Perfection is a Trap
Greetings! Switching the order of things up a bit this week since it's a new month.
Let's start with the MixTay pick and what some may call the church announcements. I went for a walk this morning before signing into work and the late legendary Queen, Celia Cruz was playing in my ears. 'La Negra Tiene Tumbao', one of her hit songs about the style (swag) of a Black woman, was THEE ultimate confidence booster this morning. Besides, the fusion of salsa, reggae & hip hop couldn't hurt to jumpstart your week. Listen to it here!
DOC NYC REMINDER
We're 10 days out from the big day!!! The Silent Willow will be screened in person at the Cinepolis Chelsea on Thursday November 11th @ 1:15p & followed with an intimate Q&A. Get your tickets here and if you can't make it, TSW will be available for viewing online (in US & US Territories) from 11/10 to 11/18.
When you’re striving for success, it’s easy to fall into a habit of confusing greatness for perfection. You want to make sure you have the perfect shot. The perfect composition. The perfect whatever. In reality, that only hinders the creator and more importantly their process. I have a strong affinity for action films because I love the cinematography and someday I want to do something in that lane. I remember working on my documentary with that expectation and I wanted it to be "perfect" given the topic.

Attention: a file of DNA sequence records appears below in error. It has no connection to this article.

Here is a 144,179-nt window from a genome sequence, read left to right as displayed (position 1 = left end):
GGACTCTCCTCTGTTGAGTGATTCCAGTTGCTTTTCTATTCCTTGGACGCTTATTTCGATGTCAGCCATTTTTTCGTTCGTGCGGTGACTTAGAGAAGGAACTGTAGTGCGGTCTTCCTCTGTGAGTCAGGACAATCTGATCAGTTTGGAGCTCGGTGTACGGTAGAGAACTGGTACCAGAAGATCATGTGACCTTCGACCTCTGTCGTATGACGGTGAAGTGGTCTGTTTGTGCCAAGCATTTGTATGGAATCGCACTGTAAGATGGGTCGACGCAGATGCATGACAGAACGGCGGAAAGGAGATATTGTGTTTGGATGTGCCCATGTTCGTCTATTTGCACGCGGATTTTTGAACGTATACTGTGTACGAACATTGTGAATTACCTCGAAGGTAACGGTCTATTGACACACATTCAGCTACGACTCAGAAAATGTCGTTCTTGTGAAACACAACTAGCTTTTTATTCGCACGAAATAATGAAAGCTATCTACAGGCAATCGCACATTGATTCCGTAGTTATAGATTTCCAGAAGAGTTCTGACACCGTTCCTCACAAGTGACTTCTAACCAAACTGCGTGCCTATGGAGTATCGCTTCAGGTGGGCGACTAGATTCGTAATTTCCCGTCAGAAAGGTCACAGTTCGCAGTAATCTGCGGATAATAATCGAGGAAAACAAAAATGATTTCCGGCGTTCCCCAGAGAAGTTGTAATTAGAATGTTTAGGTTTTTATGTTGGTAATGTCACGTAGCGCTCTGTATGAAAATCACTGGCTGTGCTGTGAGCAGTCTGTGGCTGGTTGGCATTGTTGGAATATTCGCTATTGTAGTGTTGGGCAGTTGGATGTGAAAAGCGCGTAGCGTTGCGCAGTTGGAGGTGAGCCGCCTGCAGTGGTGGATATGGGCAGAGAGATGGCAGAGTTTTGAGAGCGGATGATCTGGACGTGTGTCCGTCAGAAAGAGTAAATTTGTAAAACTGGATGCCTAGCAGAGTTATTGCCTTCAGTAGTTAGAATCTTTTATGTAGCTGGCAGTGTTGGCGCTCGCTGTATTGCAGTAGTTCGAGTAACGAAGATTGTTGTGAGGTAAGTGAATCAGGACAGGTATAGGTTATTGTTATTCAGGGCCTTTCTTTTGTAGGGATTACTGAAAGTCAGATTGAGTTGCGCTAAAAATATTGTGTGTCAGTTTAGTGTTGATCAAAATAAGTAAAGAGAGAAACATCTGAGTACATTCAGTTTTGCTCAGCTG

Due to COVID limitations, I had to do most of the shooting on my own or with one other person. I had a ton of audio issues, overexposed footage on some days and then some good ol' dust in the lens of a camera I rented. Just everything you that could go wrong, actually happened and I was just repeatedly running into a brick wall.
I took a break from project altogether and started watching docs that were available on the big media networks like HBO & PBS. I noticed that some of the footage wasn’t steady and maybe some shots could have been held for longer. In that moment, I immediately felt silly for seeking to produce a perfect little nugget of a film. Now that’s not to say that I don’t care about the quality of my work because I absolutely do, but sometimes the imperfection is the star.
I loved my baby but I saw so many things that I wanted to fix way after its premiere but couldn't due to logistics and timing. I think with films, especially indie/student films, we put so much pressure on getting the technical stuff right and really it's more about the story. What are you conveying to your audience? What do you want people to walk away thinking after watching your work? Things like that.
So I say all of this to say, there is an immense power in letting go the notion of perfection. It's a trap! Create something, release it to the world and repeat! Your creativity will thank you for it.
As you may know from my previous post, I've been taking my camera with me everywhere! I don't care if it's just a post-work walk, a girls day out or even a trip to the supermarket. I started using my 50 mm prime lens and I must say that I LOVE it. Having a set focal length forces you to really think about the physics & composition every time to look into the viewfinder. I took pictures around my neighborhood and while I was out in New Jersey this weekend. Here's a few of them: